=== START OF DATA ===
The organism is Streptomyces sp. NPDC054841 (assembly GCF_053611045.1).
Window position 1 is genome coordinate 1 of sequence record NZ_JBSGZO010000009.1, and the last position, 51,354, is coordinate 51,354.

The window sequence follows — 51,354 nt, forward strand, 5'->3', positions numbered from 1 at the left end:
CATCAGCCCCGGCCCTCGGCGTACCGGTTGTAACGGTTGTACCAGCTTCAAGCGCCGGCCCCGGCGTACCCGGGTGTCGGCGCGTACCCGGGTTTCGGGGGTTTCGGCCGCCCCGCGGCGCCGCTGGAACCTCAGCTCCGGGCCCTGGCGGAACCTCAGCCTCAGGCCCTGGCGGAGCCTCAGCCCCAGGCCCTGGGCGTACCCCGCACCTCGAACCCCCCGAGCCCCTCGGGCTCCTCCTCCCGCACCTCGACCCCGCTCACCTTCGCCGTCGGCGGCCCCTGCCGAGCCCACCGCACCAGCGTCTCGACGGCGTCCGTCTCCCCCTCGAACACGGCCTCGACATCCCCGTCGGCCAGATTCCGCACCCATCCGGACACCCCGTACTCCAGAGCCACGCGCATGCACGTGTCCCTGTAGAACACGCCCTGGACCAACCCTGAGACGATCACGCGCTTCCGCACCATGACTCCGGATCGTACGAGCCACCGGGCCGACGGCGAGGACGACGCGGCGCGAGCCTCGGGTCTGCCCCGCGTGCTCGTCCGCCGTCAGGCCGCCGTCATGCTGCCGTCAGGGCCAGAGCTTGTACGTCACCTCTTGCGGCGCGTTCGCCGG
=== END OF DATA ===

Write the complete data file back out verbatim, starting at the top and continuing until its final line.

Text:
The organism is Streptomyces sp. NPDC054841 (assembly GCF_053611045.1).
Window position 1 is genome coordinate 1 of sequence record NZ_JBSGZO010000009.1, and the last position, 51,354, is coordinate 51,354.

The window sequence follows — 51,354 nt, forward strand, 5'->3', positions numbered from 1 at the left end:
CATCAGCCCCGGCCCTCGGCGTACCGGTTGTAACGGTTGTACCAGCTTCAAGCGCCGGCCCCGGCGTACCCGGGTGTCGGCGCGTACCCGGGTTTCGGGGGTTTCGGCCGCCCCGCGGCGCCGCTGGAACCTCAGCTCCGGGCCCTGGCGGAACCTCAGCCTCAGGCCCTGGCGGAGCCTCAGCCCCAGGCCCTGGGCGTACCCCGCACCTCGAACCCCCCGAGCCCCTCGGGCTCCTCCTCCCGCACCTCGACCCCGCTCACCTTCGCCGTCGGCGGCCCCTGCCGAGCCCACCGCACCAGCGTCTCGACGGCGTCCGTCTCCCCCTCGAACACGGCCTCGACATCCCCGTCGGCCAGATTCCGCACCCATCCGGACACCCCGTACTCCAGAGCCACGCGCATGCACGTGTCCCTGTAGAACACGCCCTGGACCAACCCTGAGACGATCACGCGCTTCCGCACCATGACTCCGGATCGTACGAGCCACCGGGCCGACGGCGAGGACGACGCGGCGCGAGCCTCGGGTCTGCCCCGCGTGCTCGTCCGCCGTCAGGCCGCCGTCATGCTGCCGTCAGGGCCAGAGCTTGTACGTCACCTCTTGCGGCGCGTTCGCCGG